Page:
As it is believed that board members are best placed to foster a culture of integrity, where bribery is unacceptable within the organisation, anti-corruption should be led by a board director (possibly sitting with the general counsel's/legal director's office for privilege reasons). Leadership procedures that may be effective include the following:

• a statement of commitment to counter bribery in all parts of the organisation and to adopt a zero-tolerance policy towards bribery and set out the consequences of breaching the Act for employees; and/or

• the personal involvement of a board director in developing a code of conduct.

3. Due diligence

Organisations need to know with whom they are doing business if their risk assessment and mitigation are to be effective. Specific enquiries may be required depending on the jurisdiction, the nature of the business opportunity and the third party involved.

4. Policies and procedures

All organisations should have comprehensive, practical and accessible policies and procedures dealing with acceptable levels of gifts and hospitality, prohibiting bribery and dealing with reporting any requests for bribes to a senior manager. These policies and procedures could include a clear prohibition of all forms of bribery, including a strategy for incorporating this prohibition into the decision-making process of the organisation. Guidance on making political or charitable contributions, gifts, hospitality or promotional expenses to ensure that the purposes of such expenditure are ethically sound and transparent may also be helpful.

5. Effective implementation strategy

Organisations could establish an implementation strategy setting out how policies and procedures are to be implemented across the organisation's various groups and functions, including the following:

• who will be responsible for implementation;

• how the policies and procedures will be communicated internally and externally;

• the nature of training and how it will be rolled out;

the arrangements for monitoring compliance;

• the timescale of implementation; and

• a clear statement of the penalties for breaches of agreed policies and procedures.

6. Internal monitoring and review mechanisms

Organisations should consider what internal checks and balances are needed to monitor and review anti-bribery policies. In smaller organisations, this might include effective financial and auditing controls that pick up potential and actual irregularities, combined, perhaps, with a means by which the views and comments of employees and key business partners are incorporated into the continuing improvement of anti-bribery policies.In larger organisations, this may include periodically reporting the result of such reviews to the audit committee or the board of directors.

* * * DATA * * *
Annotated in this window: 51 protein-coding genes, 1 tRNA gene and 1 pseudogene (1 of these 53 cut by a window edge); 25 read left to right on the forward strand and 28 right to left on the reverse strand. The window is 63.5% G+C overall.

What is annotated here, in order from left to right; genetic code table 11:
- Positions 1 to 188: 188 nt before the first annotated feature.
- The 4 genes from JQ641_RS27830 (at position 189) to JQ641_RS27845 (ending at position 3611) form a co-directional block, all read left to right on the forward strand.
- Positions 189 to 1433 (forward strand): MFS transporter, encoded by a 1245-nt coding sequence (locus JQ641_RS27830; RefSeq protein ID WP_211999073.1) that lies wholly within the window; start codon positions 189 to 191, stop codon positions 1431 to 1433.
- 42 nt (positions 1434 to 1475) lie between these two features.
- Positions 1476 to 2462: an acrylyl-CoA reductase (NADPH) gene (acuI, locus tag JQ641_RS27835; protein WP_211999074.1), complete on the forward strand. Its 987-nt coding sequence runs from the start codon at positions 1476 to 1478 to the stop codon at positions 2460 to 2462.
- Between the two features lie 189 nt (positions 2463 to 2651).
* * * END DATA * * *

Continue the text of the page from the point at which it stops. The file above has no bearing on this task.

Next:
The penalties for breaching the provisions of the Act are far more severe than under the current regime, with conviction carrying unlimited fines for businesses and up to ten years' imprisonment (currently seven years) and/or an unlimited fine. The potential damage to an organisation's reputation, however, cannot be quantified. Businesses also risk being excluded from bidding on public or utilities contracts if they have been considered to have committed a bribery offence (under mandatory exclusion rules in Europe), and they are also likely to incur negative publicity and damage to their reputations.

Additional Liability Of "Senior Officers"

If any of the offences of bribing another person, being bribed or bribing a foreign public official are committed by an organisation, any "senior officer" is guilty of the same offence if he or she has "consented" to or "connived" in the commission of the offence provided that, if the offence is committed outside the UK, he or she has a close connection to the UK. This provision places an obligation on senior officers to ensure that they are not deemed to have consented (explicitly or implicitly) to bribery committed by others. The provision reiterates the need for an organisation's anti-corruption culture to be led from the top (as envisaged in the government's draft guidance). A "senior officer" will include a director, manager, secretary or similar officer.

Contrasting The FCPA With The Act

Many U.S. companies and businesses are already familiar with the requirements of the FCPA and used to ensuring that their policies and practices meet those requirements. Compliance with U.S. law will not, however, necessarily ensure compliance with the Act.